The Allometry of Growth and Reproduction

Front Cover
Cambridge University Press, May 31, 1991 - Nature - 182 pages
0 Reviews
The technique of allometry investigates the effects of size on such variables as food intake, energy requirements, growth rates, and age at first reproduction. Reiss brings together much of what is known about the consequences of size and provides a new and mathematically rigorous framework within which many quantitative predictions are made and tested using published and unpublished data. The models presented afford a new synthesis of the effects of size and open up pathways for further theoretical investigation and experimental testing. Care has been taken to give verbal presentations of all the mathematical conclusions to ensure that the text is widely intelligible.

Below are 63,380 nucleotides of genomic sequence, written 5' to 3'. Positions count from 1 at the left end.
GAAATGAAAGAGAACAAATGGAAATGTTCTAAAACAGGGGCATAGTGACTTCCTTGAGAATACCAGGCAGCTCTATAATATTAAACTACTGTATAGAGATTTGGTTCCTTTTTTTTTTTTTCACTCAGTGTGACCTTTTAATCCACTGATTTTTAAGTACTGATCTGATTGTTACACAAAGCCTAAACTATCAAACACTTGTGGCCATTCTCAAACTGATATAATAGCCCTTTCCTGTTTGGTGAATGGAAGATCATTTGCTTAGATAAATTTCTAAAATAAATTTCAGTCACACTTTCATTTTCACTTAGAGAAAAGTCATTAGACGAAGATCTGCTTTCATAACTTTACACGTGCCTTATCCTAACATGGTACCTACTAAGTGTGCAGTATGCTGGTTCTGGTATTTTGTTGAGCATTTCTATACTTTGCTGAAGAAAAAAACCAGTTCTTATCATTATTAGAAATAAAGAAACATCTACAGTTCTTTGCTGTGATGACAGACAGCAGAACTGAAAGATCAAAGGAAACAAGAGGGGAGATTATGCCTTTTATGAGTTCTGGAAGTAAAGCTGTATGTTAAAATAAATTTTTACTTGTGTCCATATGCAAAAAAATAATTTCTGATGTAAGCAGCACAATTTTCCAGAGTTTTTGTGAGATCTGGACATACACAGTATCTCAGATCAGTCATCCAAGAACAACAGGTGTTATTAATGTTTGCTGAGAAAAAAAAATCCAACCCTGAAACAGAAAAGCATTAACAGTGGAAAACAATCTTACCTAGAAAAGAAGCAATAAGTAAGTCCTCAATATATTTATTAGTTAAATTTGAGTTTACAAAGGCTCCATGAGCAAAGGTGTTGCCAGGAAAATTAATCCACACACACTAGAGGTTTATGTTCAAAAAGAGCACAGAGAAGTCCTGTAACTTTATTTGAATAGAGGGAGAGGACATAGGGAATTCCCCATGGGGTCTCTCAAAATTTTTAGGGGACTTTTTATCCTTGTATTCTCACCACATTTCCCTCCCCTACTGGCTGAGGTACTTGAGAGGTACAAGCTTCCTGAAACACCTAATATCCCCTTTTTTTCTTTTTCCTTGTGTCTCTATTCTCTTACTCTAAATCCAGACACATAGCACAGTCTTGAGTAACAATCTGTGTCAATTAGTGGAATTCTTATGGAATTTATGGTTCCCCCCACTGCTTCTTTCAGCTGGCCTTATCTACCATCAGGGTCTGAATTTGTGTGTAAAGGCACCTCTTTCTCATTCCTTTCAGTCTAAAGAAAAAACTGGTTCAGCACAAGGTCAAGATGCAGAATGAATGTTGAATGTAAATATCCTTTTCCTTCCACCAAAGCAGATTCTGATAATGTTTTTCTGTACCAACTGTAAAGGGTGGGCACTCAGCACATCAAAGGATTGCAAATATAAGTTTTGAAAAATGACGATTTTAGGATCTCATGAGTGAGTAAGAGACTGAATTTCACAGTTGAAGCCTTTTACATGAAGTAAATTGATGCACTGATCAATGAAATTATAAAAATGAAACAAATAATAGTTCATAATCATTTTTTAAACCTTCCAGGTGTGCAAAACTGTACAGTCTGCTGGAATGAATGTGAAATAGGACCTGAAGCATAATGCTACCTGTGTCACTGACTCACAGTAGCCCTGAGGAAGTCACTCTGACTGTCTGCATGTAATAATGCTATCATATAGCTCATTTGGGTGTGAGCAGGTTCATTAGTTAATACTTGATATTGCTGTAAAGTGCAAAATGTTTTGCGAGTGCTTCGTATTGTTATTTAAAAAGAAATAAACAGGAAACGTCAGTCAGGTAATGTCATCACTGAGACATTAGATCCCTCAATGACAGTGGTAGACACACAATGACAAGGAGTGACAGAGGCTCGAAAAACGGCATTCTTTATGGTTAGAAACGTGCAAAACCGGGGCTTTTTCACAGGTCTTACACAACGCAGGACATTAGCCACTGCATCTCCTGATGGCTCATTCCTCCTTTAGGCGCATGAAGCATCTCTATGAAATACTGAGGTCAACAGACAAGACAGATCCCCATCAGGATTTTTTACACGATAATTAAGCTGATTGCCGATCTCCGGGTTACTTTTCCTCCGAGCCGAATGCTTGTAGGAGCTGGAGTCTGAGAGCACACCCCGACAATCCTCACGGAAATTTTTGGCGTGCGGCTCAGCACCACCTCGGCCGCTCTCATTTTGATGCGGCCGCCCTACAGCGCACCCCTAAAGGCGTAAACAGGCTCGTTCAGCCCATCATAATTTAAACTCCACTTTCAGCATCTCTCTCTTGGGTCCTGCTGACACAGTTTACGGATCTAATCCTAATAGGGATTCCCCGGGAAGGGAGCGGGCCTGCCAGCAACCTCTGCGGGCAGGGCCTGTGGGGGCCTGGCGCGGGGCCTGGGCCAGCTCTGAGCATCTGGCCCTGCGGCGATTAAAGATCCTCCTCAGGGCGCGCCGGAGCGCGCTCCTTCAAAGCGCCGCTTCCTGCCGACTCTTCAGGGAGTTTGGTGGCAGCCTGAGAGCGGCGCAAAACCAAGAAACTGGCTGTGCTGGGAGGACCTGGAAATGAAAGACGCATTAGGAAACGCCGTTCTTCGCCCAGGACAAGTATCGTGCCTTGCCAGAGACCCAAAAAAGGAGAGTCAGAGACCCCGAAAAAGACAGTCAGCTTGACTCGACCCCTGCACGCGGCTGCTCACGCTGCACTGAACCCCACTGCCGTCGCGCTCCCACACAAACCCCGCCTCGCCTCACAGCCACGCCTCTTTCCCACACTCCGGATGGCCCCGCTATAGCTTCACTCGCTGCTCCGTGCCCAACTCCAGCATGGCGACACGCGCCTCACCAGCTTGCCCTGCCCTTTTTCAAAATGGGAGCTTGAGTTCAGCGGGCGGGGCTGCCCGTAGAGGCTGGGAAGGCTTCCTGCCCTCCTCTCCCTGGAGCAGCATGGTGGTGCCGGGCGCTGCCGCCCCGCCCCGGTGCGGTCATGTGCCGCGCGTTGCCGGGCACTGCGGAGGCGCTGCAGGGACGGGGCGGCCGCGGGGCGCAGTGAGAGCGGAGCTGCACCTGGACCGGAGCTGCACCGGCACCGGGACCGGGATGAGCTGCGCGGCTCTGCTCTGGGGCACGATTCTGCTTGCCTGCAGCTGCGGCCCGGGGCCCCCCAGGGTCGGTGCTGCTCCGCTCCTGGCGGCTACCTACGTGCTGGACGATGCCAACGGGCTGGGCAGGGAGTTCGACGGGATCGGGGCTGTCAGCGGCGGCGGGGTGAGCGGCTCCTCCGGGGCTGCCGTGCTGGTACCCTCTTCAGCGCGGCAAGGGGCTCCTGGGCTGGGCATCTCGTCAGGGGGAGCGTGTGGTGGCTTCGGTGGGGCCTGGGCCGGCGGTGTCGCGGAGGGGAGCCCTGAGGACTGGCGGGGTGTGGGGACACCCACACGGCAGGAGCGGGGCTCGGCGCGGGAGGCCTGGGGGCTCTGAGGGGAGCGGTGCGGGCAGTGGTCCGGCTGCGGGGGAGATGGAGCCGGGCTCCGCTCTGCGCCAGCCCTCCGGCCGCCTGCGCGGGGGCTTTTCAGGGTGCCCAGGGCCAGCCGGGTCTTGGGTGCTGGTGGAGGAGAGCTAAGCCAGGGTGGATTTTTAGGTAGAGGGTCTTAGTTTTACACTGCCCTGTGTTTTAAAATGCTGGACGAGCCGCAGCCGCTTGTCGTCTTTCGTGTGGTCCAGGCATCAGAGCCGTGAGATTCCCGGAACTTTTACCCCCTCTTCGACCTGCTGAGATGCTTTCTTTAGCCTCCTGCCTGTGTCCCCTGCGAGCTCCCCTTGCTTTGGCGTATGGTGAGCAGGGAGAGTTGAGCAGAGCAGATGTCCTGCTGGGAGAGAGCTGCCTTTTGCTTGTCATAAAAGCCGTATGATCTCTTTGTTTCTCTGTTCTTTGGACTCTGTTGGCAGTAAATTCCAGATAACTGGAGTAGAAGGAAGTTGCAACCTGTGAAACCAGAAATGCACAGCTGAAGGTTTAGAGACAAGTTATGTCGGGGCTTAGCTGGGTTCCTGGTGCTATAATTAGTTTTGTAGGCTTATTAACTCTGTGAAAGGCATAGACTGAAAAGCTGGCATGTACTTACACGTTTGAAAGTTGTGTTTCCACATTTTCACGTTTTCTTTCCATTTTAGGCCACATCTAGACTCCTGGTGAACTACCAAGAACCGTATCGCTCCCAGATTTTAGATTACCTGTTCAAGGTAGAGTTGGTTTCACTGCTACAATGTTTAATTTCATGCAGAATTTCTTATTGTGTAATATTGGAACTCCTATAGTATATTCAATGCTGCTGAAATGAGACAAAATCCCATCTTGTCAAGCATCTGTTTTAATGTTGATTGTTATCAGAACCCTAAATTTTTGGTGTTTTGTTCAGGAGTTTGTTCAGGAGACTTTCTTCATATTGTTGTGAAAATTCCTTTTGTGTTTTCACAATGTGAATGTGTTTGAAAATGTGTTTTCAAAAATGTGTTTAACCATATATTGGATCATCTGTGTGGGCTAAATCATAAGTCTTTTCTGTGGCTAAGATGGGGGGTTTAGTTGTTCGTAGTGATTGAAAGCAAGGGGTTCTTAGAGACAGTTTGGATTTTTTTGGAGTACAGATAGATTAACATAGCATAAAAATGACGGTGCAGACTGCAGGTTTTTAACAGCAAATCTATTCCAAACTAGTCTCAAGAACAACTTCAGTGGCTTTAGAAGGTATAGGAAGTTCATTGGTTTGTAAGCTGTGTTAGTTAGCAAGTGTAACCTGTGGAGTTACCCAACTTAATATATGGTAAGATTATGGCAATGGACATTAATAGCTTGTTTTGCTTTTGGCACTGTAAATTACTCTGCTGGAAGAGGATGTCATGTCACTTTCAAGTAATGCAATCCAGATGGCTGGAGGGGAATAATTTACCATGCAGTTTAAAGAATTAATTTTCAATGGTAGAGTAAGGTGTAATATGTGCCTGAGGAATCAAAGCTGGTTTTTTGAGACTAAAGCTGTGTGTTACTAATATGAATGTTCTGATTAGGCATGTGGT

What people are saying - Write a review

We haven't found any reviews in the usual places.

Contents

1 Introduction
1
2 The scaling of average daily metabolic rate and energy intake
7
3 Why do larger species invest relatively less in their offspring?
23
4 The intraspecific relationship of parental investment to female body weight
31
5 Growth and productivity
39
6 Quantitative models of body size
75
7 Sexual dimorphism in body size
91
8 Are larger species more dimorphic in body size?
117
9 Surface areavolume arguments in biology
129
10 Prospectus
139
Glossary of mathematical terms
145
References
151
Index
177
Copyright

Common terms and phrases

About the author (1991)

Michael J. Reiss

Bibliographic information